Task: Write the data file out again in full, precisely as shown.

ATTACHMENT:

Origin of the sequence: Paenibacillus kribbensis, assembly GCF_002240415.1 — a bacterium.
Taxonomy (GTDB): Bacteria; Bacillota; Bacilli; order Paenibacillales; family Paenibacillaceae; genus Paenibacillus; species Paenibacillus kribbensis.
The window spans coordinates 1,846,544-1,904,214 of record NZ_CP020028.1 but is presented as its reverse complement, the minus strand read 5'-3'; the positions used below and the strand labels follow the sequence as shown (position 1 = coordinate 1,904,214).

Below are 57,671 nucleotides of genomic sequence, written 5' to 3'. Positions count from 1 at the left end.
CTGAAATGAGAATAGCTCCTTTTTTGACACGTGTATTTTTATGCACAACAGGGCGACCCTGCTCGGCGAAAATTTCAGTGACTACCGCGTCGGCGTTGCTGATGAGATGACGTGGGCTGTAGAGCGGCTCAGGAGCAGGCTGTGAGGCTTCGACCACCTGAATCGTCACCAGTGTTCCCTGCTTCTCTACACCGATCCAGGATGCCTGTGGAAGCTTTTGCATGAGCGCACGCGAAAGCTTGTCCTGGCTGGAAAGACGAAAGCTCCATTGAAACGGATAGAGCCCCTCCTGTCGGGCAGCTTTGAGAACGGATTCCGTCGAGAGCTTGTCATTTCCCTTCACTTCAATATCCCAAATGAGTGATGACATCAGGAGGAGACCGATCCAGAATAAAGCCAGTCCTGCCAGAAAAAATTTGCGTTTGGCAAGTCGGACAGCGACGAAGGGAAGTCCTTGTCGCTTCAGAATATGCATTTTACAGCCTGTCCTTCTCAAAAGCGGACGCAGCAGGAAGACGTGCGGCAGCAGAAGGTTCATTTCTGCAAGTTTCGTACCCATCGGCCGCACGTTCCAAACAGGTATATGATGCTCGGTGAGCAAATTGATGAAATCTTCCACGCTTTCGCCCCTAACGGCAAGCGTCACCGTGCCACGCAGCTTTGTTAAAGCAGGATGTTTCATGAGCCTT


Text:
Origin of the sequence: Paenibacillus kribbensis, assembly GCF_002240415.1 — a bacterium.
Taxonomy (GTDB): Bacteria; Bacillota; Bacilli; order Paenibacillales; family Paenibacillaceae; genus Paenibacillus; species Paenibacillus kribbensis.
The window spans coordinates 1,846,544-1,904,214 of record NZ_CP020028.1 but is presented as its reverse complement, the minus strand read 5'-3'; the positions used below and the strand labels follow the sequence as shown (position 1 = coordinate 1,904,214).

Below are 57,671 nucleotides of genomic sequence, written 5' to 3'. Positions count from 1 at the left end.
CTGAAATGAGAATAGCTCCTTTTTTGACACGTGTATTTTTATGCACAACAGGGCGACCCTGCTCGGCGAAAATTTCAGTGACTACCGCGTCGGCGTTGCTGATGAGATGACGTGGGCTGTAGAGCGGCTCAGGAGCAGGCTGTGAGGCTTCGACCACCTGAATCGTCACCAGTGTTCCCTGCTTCTCTACACCGATCCAGGATGCCTGTGGAAGCTTTTGCATGAGCGCACGCGAAAGCTTGTCCTGGCTGGAAAGACGAAAGCTCCATTGAAACGGATAGAGCCCCTCCTGTCGGGCAGCTTTGAGAACGGATTCCGTCGAGAGCTTGTCATTTCCCTTCACTTCAATATCCCAAATGAGTGATGACATCAGGAGGAGACCGATCCAGAATAAAGCCAGTCCTGCCAGAAAAAATTTGCGTTTGGCAAGTCGGACAGCGACGAAGGGAAGTCCTTGTCGCTTCAGAATATGCATTTTACAGCCTGTCCTTCTCAAAAGCGGACGCAGCAGGAAGACGTGCGGCAGCAGAAGGTTCATTTCTGCAAGTTTCGTACCCATCGGCCGCACGTTCCAAACAGGTATATGATGCTCGGTGAGCAAATTGATGAAATCTTCCACGCTTTCGCCCCTAACGGCAAGCGTCACCGTGCCACGCAGCTTTGTTAAAGCAGGATGTTTCATGAGCCTT